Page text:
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Britannia needs no bulwarks,

No towers along the steep;
Her march is on the mountain-waves,
Her home is on the deep.

With thunders from her native oak,
She quells the floods below-

As they roar on the shore,
When the stormy winds do blow;
When the battle rages loud and long,
And the stormy winds do blow.

The meteor flag of England
Shall yet terrific burn,

Till danger's troubled night depart,
And the star of peace return.
Then, then, ye ocean-warriors!
Our song and feast shall flow
To the fame of your name,
When the storm has ceased to blow;
When the fiery fight is heard no more,
And the storm has ceased to blow.

WILDE.

STANZAS.

My life is like the summer rose

That opens to the morning sky, But ere the shades of evening close,

Is scatter'd on the ground-to die!
Yet on the rose's humble bed
The sweetest dews of night are shed,
As if she wept the waste to see-
But none shall weep a tear for me!

My life is like the autumn leaf

That trembles in the moon's pale ray, Its hold is frail-its date is brief,

Restless and soon to pass away! Yet, ere that leaf shall fall and fade, The parent tree will mourn its shade, The winds bewail the leafless tree, But none shall breathe a sigh for me!

My life is like the prints, which feet

Have left on Tampa's desert strand; Soon as the rising tide shall beat,

All trace will vanish from the sand; Yet, as if grieving to efface

All vestige of the human race,

On that lone shore loud moans the sea, But none, alas! shall mourn for me!

JAMES MONTGOMERY.

THE DEATH OF ADAM.

THE sun, in summer majesty on high,
Darted his fierce effulgence down the sky;
Yet dimm'd and blunted were the dazzling rays,
His orb expanded through a dreary haze,
And, circled with a red portentous zone,
He look'd in sickly horror from his throne:

When higher noon had shrunk the lessening shade,
Thence to his home our father we convey'd,

And stretch'd him, pillow'd with his latest sheaves,

On a fresh couch of green and fragrant leaves.

Here, though his sufferings through the glen were known,
We chose to watch his dying-bed alone,

Eve, Seth, and I.-In vain he sigh'd for rest,
And oft his meek complainings thus express'd:
"Blow on me, Wind! I faint with heat! O bring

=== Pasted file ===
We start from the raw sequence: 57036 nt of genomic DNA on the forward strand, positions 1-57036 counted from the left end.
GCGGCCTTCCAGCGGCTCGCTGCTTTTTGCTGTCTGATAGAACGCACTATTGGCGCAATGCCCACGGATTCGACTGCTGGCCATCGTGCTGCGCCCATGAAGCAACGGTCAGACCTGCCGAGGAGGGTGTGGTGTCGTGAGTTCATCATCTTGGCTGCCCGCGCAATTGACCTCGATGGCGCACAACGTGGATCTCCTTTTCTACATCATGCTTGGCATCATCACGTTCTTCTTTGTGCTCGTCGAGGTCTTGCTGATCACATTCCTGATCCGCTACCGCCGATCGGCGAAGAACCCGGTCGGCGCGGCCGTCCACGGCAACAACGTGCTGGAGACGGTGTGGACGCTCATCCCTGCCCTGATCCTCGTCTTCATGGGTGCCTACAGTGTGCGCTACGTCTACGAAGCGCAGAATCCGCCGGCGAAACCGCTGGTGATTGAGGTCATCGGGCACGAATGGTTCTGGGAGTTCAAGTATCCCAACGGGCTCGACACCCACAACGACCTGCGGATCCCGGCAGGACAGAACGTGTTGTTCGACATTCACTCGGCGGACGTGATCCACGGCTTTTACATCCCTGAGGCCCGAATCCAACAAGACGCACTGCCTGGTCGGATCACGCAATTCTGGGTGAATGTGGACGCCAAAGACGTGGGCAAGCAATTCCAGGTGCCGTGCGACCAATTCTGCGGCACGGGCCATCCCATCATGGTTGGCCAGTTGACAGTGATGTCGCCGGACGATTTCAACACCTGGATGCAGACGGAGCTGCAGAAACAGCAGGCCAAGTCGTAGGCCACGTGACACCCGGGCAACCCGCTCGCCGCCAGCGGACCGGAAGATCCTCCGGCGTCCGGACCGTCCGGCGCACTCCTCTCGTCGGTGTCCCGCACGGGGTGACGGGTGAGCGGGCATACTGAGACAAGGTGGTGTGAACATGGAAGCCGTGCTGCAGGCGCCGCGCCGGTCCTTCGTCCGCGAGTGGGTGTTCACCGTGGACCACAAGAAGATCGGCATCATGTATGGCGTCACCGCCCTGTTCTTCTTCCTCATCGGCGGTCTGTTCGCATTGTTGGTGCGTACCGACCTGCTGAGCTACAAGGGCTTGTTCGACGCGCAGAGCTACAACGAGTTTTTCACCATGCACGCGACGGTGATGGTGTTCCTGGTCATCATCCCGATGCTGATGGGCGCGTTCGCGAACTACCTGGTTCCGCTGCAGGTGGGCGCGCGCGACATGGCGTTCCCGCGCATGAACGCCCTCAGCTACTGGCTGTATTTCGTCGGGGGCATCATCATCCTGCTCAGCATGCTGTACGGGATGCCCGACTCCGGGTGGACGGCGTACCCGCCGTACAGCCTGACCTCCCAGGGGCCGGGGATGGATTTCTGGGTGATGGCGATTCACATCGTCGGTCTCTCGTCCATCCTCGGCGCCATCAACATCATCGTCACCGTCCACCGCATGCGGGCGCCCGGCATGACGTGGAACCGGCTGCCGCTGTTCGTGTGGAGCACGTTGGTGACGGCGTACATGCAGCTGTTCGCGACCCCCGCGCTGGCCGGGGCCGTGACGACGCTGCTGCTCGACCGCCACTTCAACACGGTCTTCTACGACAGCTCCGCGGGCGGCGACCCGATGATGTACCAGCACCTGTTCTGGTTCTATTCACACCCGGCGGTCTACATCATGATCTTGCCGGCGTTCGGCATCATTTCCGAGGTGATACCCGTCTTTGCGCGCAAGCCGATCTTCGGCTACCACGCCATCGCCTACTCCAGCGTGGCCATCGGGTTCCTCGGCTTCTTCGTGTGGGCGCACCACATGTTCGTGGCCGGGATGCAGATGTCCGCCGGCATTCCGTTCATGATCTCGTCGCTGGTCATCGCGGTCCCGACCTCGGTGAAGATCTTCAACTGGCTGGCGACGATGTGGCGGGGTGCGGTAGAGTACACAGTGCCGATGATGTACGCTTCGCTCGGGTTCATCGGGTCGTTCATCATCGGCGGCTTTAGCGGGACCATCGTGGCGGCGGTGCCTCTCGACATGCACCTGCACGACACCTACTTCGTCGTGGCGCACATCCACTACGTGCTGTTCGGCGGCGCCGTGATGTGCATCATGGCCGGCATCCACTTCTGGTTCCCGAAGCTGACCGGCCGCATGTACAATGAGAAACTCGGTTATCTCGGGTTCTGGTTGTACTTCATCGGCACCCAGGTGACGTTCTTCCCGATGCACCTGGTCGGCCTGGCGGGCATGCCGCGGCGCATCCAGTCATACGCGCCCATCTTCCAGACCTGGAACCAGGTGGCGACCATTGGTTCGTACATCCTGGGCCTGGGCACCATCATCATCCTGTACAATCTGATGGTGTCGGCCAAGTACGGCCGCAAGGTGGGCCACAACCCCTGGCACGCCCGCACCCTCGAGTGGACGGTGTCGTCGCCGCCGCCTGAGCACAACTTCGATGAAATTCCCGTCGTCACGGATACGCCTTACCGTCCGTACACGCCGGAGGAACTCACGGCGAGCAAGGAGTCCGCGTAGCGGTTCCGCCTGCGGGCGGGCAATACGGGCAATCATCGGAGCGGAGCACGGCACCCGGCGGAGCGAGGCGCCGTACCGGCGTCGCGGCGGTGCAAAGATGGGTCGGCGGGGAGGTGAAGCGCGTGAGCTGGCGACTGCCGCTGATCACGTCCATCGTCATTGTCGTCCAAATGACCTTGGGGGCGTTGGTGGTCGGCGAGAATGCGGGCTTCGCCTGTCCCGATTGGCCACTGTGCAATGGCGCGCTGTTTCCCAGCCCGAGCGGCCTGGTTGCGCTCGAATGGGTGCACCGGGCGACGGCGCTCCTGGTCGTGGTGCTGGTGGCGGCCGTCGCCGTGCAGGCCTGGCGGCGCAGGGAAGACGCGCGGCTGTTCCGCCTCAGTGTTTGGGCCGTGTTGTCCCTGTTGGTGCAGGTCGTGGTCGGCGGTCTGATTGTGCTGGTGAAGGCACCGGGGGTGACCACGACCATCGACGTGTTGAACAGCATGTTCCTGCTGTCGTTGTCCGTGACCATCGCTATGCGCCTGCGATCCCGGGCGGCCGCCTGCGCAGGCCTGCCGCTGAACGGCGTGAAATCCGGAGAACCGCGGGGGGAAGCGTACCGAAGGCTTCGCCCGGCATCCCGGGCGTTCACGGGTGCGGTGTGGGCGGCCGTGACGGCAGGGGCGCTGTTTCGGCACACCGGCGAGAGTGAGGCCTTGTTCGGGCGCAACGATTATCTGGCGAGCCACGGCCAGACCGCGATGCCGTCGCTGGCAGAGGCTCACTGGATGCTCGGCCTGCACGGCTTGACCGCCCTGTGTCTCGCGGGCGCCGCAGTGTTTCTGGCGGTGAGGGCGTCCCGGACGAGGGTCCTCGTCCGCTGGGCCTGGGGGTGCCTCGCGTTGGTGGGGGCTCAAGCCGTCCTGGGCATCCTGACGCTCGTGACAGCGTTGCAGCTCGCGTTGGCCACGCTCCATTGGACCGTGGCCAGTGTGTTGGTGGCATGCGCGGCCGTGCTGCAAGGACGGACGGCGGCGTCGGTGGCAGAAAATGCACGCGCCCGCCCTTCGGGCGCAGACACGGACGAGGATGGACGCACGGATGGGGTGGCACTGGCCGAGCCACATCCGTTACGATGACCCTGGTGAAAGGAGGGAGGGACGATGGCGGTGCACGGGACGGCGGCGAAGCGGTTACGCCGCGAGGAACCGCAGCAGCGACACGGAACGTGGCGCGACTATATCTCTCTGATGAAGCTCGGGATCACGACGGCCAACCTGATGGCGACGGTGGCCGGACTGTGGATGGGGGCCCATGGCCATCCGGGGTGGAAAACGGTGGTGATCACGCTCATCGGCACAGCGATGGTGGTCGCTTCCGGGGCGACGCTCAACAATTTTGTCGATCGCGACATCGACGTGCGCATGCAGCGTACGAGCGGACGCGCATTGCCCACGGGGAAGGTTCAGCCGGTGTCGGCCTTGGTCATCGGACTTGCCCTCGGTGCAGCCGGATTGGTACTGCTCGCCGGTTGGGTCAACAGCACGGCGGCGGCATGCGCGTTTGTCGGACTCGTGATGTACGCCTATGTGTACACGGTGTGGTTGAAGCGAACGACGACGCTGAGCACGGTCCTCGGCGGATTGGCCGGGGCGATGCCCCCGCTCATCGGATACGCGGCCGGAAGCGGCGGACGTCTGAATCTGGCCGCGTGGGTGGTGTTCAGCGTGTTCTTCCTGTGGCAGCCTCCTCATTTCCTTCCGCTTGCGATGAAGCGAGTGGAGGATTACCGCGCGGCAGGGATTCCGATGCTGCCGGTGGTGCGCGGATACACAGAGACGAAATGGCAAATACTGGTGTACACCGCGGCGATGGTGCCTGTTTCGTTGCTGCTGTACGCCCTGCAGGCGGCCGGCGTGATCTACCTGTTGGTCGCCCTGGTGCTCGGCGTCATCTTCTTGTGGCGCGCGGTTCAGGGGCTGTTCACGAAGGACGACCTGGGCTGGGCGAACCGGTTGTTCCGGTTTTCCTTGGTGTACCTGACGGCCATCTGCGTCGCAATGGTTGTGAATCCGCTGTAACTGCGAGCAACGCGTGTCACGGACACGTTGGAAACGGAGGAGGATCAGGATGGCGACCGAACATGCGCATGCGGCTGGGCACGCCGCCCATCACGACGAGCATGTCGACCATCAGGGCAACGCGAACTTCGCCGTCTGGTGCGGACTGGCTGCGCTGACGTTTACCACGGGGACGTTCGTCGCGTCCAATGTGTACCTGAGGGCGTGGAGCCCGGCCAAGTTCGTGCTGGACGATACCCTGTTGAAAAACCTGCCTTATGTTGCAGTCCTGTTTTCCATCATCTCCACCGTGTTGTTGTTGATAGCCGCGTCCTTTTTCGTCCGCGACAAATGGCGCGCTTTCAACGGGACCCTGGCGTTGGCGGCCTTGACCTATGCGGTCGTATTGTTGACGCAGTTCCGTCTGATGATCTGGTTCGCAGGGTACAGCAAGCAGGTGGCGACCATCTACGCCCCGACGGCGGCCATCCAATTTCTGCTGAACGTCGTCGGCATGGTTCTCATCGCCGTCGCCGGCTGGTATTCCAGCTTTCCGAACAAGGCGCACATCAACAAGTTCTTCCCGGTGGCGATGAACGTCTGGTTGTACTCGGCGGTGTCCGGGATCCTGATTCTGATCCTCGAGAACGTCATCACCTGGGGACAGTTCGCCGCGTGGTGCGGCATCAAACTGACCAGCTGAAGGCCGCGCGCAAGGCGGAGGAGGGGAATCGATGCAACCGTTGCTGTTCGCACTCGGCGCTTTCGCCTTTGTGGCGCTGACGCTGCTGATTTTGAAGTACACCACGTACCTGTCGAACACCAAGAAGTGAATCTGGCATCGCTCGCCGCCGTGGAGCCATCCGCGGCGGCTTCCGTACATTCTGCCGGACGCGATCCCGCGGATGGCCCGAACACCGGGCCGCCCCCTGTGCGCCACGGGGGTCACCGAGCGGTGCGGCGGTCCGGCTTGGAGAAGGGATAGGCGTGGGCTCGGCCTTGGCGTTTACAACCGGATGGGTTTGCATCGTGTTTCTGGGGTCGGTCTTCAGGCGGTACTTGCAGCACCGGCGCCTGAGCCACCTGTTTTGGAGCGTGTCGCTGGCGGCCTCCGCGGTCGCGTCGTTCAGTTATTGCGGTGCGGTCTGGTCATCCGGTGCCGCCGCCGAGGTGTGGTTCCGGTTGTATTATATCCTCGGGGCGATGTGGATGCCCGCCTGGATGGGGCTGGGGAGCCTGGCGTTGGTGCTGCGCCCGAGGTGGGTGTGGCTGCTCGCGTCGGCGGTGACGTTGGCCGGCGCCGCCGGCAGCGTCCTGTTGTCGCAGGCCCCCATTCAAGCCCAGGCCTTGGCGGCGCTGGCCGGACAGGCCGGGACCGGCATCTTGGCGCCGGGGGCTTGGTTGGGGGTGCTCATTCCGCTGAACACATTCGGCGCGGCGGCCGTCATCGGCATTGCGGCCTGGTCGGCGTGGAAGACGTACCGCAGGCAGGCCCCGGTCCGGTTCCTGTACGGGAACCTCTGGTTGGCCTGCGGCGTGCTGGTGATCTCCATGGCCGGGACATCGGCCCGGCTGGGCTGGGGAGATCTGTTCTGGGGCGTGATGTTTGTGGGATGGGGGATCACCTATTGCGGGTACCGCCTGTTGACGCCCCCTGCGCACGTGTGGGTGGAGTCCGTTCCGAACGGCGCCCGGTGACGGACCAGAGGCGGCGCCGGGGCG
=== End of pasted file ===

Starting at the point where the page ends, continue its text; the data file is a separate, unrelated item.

Delicious water from the deepest spring;
Your sunless shadows o'er my limbs diffuse,

Ye Cedars! wash me cold with midnight dews;
Cheer me, my friends! with looks of kindness cheer;
Whisper a word of comfort in mine ear;

These sorrowing faces fill my soul with gloom-
This silence is the silence of the tomb."

The sun went down, amidst an angry glare
Of flushing clouds, that crimson'd all the air;

The winds brake loose; the forest-boughs were torn,

And dark aloof the eddying foliage borne;

Cattle to shelter scudded in affright;
The florid Evening vanish'd into night:
Then burst the hurricane upon the vale,

In peals of thunder, and thick-volley'd hail;
Prone rushing rains with torrents whelm'd the land;
Our cot amidst a river seem'd to stand;

Around its base, the foamy-crested streams

Flash'd through the darkness to the lightning's gleams; With monstrous throes an earthquake heaved the ground; The rocks were rent, the mountains trembled round.

Amidst this war of elements, within
More dreadful grew the sacrifice of sin,
Whose victim on his bed of torture lay,
Breathing the slow remains of life away.
Erewhile, victorious faith sublimer rose
Beneath the pressure of collected woes;
But now his spirit waver'd, went and came,
Like the loose vapour of departing flame,
Till at the point, when comfort seem'd to die
For ever in his fix'd unclosing eye,

Bright through the smouldering ashes of the man,
The saint brake forth, and Adam thus began:—
"O ye who shudder at this awful strife,
This wrestling agony of Death and Life,

Think not that He, on whom my soul is cast,
Will leave me thus forsaken to the last;
Nature's infirmity alone you see;

My chains are breaking, I shall soon be free:
Though firm in God the spirit holds her trust,
The flesh is frail, and trembles into dust.
Thou, of my faith the Author and the End!
Mine early, late, and everlasting Friend!
The joy, that once Thy presence gave, restore,
Ere I am summon'd hence, and seen no more;
Down to the dust returns this earthly frame-
Receive my spirit, Lord! from whom it came."

He closed his eyelids with a tranquil smile,
And seem'd to rest in silent prayer awhile:
Around his couch with filial awe we kneel'd,
When suddenly a light from heaven reveal'd
A Spirit, that stood within the unopen'd door,
The sword of God in his right hand he bore;
His countenance was lightning, and his vest
Like snow at sun-rise on the mountain's crest;
Yet so benignly beautiful his form,

His presence still'd the fury of the storm;
At once the winds retire, the waters cease;
His look was love, his salutation "Peace!"

Our Mother first beheld him, sore amazed,
But terror grew to transport, while she gazed.—
""Tis he, the Prince of Seraphim! who drove
Our banish'd feet from Eden's happy grove.
Adam, my Life, my Spouse, awake!" she cried;
"Return to Paradise; behold thy Guide!
O let me follow in this dear embrace !"
She sunk, and on his bosom hid her face.
Adam look'd up; his visage changed its hue,
Transform'd into an Angel's at the view.
"I come!" he cried, with faith's full triumph fir'd,
And in a sigh of ecstasy expir'd.

The light was vanish'd, and the vision fled;
We stood alone, the living with the dead;
The ruddy embers, glimmering round the room,
Display'd the corpse amidst the solemn gloom;
But o'er the scene a holy calm repos'd,
The gate of heaven had open'd there, and clos'd.

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